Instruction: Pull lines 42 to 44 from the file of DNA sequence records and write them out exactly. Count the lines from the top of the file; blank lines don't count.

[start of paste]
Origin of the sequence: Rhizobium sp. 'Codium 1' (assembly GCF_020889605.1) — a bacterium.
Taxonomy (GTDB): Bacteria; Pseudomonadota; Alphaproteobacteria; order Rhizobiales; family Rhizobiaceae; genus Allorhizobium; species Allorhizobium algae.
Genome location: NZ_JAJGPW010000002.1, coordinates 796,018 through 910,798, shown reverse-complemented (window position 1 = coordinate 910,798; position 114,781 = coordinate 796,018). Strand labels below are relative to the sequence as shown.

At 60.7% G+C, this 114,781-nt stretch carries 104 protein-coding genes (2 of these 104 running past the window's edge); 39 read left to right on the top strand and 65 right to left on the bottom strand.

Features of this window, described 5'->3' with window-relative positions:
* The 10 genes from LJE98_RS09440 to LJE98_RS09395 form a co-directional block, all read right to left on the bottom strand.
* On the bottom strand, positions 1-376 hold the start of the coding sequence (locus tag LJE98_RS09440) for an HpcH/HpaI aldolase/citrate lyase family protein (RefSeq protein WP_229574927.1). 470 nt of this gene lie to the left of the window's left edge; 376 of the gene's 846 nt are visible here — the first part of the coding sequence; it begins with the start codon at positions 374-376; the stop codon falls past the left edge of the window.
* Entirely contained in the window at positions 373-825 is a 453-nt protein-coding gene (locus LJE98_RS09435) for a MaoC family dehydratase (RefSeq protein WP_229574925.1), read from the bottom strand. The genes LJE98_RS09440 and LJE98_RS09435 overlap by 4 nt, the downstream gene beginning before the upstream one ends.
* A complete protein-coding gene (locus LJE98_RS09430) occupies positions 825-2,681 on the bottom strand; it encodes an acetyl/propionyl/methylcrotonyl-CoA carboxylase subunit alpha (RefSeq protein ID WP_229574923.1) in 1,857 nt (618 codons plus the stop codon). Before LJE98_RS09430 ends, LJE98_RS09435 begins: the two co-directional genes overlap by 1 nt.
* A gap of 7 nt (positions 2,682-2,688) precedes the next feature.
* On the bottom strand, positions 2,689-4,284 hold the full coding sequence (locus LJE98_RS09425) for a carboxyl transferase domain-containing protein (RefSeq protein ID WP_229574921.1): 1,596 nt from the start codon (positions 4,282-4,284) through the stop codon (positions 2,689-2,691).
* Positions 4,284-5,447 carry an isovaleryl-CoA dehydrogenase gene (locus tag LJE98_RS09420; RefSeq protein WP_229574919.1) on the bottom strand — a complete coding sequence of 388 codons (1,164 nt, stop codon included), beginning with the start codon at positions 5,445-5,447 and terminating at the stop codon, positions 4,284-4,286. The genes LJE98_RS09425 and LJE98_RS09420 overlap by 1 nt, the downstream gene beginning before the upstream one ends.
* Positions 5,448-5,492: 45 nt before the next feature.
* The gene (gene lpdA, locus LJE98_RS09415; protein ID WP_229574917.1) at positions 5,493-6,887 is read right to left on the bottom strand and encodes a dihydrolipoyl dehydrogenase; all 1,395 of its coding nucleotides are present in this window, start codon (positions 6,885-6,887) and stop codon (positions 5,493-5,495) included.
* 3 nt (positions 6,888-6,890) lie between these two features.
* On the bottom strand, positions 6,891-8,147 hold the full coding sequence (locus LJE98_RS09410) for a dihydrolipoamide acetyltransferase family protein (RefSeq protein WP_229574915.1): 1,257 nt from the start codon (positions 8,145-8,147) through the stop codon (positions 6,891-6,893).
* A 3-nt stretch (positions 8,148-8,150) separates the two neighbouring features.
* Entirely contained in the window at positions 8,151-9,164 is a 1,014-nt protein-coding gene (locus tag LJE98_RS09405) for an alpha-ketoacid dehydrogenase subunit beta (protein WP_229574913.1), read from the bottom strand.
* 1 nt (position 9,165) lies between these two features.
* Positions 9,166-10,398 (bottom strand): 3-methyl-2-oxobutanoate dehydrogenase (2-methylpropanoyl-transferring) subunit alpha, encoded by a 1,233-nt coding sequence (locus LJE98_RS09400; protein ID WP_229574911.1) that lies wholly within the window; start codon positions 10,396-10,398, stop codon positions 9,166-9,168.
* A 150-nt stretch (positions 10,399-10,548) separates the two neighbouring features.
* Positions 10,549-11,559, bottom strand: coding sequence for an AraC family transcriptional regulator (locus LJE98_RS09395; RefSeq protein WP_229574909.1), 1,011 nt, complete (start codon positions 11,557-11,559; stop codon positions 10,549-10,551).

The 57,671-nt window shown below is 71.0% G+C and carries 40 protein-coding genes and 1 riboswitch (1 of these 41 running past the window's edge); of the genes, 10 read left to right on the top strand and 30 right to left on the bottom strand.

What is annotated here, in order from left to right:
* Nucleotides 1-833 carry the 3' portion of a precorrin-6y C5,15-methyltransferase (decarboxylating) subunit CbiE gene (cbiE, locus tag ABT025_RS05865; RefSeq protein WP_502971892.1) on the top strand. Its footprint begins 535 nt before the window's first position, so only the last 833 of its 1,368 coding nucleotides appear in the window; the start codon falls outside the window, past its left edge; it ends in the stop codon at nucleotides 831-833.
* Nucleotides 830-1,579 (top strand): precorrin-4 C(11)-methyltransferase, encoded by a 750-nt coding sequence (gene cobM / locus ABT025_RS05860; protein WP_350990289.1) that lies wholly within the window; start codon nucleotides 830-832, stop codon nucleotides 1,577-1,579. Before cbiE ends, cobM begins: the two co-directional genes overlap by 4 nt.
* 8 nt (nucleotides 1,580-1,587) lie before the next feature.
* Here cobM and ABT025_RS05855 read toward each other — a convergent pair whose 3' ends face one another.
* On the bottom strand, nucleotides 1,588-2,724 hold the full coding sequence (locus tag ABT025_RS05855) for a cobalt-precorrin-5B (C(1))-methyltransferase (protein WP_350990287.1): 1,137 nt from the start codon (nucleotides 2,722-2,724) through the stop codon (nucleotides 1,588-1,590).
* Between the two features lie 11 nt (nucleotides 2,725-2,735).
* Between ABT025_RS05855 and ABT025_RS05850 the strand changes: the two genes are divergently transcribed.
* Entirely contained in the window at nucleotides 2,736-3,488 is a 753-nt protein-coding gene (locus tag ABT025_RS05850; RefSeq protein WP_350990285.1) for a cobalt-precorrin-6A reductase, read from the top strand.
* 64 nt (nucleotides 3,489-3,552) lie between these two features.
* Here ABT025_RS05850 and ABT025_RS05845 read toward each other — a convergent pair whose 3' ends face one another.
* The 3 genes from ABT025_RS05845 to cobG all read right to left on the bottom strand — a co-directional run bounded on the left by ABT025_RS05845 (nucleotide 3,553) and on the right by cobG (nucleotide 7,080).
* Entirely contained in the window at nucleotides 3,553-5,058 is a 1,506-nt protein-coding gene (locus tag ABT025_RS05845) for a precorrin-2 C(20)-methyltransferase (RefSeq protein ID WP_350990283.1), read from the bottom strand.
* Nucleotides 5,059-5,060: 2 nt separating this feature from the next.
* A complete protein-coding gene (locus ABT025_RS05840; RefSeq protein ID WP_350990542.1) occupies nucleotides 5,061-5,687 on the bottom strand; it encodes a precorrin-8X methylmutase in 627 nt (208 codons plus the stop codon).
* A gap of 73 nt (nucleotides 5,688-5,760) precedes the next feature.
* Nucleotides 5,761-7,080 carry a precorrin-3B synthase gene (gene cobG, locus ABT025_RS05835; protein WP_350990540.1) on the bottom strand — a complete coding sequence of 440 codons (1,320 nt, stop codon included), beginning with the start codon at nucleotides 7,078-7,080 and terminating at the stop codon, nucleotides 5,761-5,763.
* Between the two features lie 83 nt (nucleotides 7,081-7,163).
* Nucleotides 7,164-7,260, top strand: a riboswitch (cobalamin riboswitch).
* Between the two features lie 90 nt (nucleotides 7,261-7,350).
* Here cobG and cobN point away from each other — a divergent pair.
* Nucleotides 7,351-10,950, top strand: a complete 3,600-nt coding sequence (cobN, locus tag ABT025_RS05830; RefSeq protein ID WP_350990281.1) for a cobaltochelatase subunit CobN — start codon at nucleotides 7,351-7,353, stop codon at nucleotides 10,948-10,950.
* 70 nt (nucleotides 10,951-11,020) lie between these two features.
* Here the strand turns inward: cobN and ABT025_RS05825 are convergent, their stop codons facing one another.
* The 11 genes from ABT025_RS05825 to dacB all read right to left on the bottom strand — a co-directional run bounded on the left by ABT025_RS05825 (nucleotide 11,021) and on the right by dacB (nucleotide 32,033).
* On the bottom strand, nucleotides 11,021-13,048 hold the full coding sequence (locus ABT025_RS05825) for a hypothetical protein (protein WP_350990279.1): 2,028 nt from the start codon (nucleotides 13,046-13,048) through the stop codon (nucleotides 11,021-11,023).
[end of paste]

* Nucleotides 7,164-7,260, top strand: a riboswitch (cobalamin riboswitch).
* Between the two features lie 90 nt (nucleotides 7,261-7,350).
* Here cobG and cobN point away from each other — a divergent pair.